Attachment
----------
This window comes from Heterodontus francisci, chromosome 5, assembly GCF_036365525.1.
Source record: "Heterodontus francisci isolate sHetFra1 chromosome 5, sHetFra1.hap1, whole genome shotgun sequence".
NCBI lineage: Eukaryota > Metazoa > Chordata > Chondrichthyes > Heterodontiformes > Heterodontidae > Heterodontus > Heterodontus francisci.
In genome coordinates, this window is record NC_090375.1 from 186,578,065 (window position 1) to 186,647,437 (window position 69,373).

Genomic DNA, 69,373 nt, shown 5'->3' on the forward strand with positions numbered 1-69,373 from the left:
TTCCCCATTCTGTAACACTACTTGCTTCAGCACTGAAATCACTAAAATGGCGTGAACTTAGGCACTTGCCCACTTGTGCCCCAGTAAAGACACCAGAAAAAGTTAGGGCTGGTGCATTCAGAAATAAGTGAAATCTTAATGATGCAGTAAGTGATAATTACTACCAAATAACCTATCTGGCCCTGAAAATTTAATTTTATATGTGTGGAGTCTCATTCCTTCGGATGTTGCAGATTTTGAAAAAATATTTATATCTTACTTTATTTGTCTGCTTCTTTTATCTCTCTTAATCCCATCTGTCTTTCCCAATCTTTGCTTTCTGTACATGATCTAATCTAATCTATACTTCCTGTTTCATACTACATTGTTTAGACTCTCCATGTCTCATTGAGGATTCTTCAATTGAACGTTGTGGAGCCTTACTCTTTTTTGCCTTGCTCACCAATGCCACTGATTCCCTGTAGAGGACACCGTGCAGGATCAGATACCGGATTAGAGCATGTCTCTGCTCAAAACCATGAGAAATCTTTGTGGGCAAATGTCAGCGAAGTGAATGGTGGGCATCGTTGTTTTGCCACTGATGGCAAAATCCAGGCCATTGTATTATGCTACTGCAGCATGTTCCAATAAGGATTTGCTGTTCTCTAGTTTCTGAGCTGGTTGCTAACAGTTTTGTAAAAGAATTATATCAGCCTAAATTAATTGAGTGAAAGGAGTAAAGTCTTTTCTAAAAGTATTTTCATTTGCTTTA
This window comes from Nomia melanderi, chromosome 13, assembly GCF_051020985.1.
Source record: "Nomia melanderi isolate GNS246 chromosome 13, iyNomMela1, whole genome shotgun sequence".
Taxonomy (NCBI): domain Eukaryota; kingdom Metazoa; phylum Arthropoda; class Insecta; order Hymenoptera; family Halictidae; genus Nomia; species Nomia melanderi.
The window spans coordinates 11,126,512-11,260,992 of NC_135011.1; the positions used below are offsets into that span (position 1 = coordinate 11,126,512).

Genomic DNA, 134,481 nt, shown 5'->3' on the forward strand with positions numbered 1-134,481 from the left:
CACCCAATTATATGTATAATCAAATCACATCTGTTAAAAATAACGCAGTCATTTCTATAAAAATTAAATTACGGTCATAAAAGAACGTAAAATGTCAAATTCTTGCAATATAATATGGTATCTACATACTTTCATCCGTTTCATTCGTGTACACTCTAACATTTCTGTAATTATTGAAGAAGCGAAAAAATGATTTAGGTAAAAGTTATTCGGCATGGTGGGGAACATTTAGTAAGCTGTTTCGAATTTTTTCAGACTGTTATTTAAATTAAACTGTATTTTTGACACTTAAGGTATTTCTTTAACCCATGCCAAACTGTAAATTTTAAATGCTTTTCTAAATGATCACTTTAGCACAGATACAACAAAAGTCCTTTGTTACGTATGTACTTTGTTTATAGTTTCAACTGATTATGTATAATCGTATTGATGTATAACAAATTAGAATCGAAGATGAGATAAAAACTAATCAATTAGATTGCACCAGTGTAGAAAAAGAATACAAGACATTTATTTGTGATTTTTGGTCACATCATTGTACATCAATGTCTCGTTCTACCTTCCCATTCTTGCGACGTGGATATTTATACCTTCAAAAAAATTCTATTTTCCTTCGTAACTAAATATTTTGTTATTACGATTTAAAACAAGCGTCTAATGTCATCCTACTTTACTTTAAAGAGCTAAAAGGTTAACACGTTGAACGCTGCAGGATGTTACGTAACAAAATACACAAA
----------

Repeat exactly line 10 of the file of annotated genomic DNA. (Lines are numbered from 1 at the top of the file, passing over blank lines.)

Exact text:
The window spans coordinates 11,126,512-11,260,992 of NC_135011.1; the positions used below are offsets into that span (position 1 = coordinate 11,126,512).